he man Franz Eduard Farwerck (1889-1969) somehow fascinates me. He was a successful businessman, had an interest in history and folklore, used to be member of a mixed gender Masonic organisation, seems to have contact with quite some (spiritually) progressive people and, most famously (and least interestingly), was a member of the Dutch National Socialist movement for some eight years. He was both a fortuitous person, but he also suffered great losses. In spite of the latter, he tirelessly kept working on what he appears to have seen as his life’s work: showing that there have been initiations in Northern Europe just like in the South and that elements of these Northern European mysteries survive in Freemasonry.
Because the man wrote only in Dutch, his ideas and the information he gathered are not easily accessible for many people. Because his theory is quite unique and because the waterfall of information is unique, I have been writing about Franz Farwerck for many years in English so more people can learn a bit about the man and his theories. I used to write on my main website, but have also published in other places (online and in print). I keep running into new information, so I started an ever growing biography in 2015.
Because I also started to write texts that were not strictly biographical and this became too much to weave through the rest of the website, I decided to make a separate Farwerck website in the summer of 2019. This way it became easier to present the information.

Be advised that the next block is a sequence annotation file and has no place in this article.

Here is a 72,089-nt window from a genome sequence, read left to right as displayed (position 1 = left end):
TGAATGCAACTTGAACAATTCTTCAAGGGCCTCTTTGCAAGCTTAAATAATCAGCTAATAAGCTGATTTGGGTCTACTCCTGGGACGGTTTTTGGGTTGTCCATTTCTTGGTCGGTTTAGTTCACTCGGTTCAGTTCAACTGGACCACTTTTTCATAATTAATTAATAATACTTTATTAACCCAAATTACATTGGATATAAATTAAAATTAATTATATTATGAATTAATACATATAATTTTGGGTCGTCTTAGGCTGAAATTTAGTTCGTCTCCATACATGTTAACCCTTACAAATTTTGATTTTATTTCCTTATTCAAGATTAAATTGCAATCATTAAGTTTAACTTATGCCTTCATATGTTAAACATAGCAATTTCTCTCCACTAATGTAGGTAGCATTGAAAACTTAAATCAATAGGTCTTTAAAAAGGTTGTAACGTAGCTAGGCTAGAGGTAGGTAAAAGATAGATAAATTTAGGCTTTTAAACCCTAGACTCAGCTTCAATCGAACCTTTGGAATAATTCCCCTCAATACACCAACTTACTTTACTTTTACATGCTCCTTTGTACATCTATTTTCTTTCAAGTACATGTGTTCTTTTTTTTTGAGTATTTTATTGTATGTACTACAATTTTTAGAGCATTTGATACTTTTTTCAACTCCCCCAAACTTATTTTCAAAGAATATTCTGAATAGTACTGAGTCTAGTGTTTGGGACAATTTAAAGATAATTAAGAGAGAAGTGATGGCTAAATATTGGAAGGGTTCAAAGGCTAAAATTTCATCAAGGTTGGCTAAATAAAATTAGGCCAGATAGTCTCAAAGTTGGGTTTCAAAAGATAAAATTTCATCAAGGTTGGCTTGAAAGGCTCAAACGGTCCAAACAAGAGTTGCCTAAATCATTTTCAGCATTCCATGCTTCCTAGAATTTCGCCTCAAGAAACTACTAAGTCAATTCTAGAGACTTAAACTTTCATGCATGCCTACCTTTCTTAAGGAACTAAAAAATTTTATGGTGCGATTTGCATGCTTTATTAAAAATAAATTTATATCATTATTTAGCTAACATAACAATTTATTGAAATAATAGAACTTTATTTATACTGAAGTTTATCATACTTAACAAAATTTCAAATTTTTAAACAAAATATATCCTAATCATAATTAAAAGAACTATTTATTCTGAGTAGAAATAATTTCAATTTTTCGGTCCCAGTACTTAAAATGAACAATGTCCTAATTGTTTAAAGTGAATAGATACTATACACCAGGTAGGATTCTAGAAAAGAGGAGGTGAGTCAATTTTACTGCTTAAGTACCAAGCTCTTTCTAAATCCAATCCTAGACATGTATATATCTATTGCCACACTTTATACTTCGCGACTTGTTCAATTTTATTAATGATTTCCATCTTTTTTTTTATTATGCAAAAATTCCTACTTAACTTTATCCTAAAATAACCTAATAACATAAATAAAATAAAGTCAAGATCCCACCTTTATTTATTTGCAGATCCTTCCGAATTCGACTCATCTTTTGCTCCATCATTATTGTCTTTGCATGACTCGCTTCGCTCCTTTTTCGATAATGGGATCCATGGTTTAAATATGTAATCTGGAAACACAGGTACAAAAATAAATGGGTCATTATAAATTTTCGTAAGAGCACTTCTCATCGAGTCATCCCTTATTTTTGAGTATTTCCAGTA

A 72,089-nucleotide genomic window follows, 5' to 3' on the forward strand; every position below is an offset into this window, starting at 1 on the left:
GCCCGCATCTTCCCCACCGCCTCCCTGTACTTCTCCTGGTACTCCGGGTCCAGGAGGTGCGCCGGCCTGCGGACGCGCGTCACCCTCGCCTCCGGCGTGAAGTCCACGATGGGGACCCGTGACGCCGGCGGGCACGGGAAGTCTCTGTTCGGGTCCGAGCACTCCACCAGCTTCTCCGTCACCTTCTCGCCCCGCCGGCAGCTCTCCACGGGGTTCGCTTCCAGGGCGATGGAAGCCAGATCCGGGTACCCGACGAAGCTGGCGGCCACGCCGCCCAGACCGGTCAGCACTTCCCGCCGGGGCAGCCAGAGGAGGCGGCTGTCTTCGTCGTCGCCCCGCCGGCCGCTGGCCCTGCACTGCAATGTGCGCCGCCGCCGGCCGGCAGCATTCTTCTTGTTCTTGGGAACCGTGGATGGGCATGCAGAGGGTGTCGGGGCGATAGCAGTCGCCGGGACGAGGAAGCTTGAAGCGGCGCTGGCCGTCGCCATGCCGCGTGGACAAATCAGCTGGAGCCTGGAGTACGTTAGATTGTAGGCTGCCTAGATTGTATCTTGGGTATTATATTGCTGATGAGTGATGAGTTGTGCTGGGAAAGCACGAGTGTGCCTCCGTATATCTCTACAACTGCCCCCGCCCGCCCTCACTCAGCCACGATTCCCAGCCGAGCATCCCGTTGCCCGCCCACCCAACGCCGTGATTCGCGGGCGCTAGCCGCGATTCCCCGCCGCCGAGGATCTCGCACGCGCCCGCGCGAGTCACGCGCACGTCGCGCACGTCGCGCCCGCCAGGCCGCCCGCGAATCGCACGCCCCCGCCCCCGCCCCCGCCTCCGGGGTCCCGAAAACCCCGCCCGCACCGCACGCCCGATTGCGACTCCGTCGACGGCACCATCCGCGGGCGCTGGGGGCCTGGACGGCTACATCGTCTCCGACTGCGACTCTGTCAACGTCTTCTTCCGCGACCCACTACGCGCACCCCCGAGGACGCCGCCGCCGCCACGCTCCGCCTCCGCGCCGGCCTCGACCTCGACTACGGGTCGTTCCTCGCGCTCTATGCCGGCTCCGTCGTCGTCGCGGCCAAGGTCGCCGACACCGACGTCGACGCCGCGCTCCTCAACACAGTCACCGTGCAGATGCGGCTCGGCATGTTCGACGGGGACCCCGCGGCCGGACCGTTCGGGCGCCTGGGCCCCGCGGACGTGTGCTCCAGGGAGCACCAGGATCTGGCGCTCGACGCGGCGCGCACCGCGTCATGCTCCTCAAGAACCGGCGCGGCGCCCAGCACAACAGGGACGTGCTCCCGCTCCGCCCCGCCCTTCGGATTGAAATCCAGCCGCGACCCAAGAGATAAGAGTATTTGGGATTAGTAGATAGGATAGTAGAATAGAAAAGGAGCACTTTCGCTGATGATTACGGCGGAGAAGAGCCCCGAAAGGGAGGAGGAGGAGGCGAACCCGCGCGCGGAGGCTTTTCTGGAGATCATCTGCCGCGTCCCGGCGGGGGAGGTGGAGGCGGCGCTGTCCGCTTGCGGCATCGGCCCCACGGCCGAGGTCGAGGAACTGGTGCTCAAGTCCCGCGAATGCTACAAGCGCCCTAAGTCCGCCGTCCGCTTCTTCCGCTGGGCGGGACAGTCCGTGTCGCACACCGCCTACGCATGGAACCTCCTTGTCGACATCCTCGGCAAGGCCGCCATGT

From the start this website has been more biographical than showing Farwerck’s theories, but when the information I still want to look up starts to dry up, this may change.
To write this website I try to read as much of the man as possible. Much of what he wrote is hard to find and I keeping finding new places where he published. (I assume I’ll have found most of it by now, but there are still publications that I know of, but which I don’t possess yet.) This made a list with publications which was getting much bigger than any bibliography of Farwerck that I know, so there is also a bibliography here. Also I have been combing through newspaper archives, the world wide web and other sources of information. The result is the most extensive biography available so far (as far as I know), but still very limited. There just is not a whole lot of information of the man and I have not tried to use ‘official’ sources such as family.
You often see the surname spelled Frans, but Franz is correct. During the war the spelling Fahrwerck is sometimes used for his last name.
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